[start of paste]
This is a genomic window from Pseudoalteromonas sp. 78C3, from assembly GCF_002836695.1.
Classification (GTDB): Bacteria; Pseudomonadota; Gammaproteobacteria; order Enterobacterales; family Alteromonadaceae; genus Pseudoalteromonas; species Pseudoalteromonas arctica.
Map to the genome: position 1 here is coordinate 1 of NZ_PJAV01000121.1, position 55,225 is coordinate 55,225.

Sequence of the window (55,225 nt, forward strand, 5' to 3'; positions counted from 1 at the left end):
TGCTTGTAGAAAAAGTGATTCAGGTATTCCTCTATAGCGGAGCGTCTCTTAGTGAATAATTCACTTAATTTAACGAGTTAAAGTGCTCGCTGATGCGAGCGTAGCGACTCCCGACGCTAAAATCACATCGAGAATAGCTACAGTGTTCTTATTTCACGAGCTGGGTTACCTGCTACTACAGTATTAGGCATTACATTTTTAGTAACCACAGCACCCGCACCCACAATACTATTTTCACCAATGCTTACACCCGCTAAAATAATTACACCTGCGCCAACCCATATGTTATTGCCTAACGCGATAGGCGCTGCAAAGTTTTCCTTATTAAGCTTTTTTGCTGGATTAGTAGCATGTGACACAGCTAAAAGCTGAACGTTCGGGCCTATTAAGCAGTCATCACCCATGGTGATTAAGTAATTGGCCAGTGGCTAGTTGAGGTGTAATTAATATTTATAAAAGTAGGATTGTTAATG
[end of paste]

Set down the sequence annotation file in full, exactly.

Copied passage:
This is a genomic window from Pseudoalteromonas sp. 78C3, from assembly GCF_002836695.1.
Classification (GTDB): Bacteria; Pseudomonadota; Gammaproteobacteria; order Enterobacterales; family Alteromonadaceae; genus Pseudoalteromonas; species Pseudoalteromonas arctica.
Map to the genome: position 1 here is coordinate 1 of NZ_PJAV01000121.1, position 55,225 is coordinate 55,225.

Sequence of the window (55,225 nt, forward strand, 5' to 3'; positions counted from 1 at the left end):
TGCTTGTAGAAAAAGTGATTCAGGTATTCCTCTATAGCGGAGCGTCTCTTAGTGAATAATTCACTTAATTTAACGAGTTAAAGTGCTCGCTGATGCGAGCGTAGCGACTCCCGACGCTAAAATCACATCGAGAATAGCTACAGTGTTCTTATTTCACGAGCTGGGTTACCTGCTACTACAGTATTAGGCATTACATTTTTAGTAACCACAGCACCCGCACCCACAATACTATTTTCACCAATGCTTACACCCGCTAAAATAATTACACCTGCGCCAACCCATATGTTATTGCCTAACGCGATAGGCGCTGCAAAGTTTTCCTTATTAAGCTTTTTTGCTGGATTAGTAGCATGTGACACAGCTAAAAGCTGAACGTTCGGGCCTATTAAGCAGTCATCACCCATGGTGATTAAGTAATTGGCCAGTGGCTAGTTGAGGTGTAATTAATATTTATAAAAGTAGGATTGTTAATG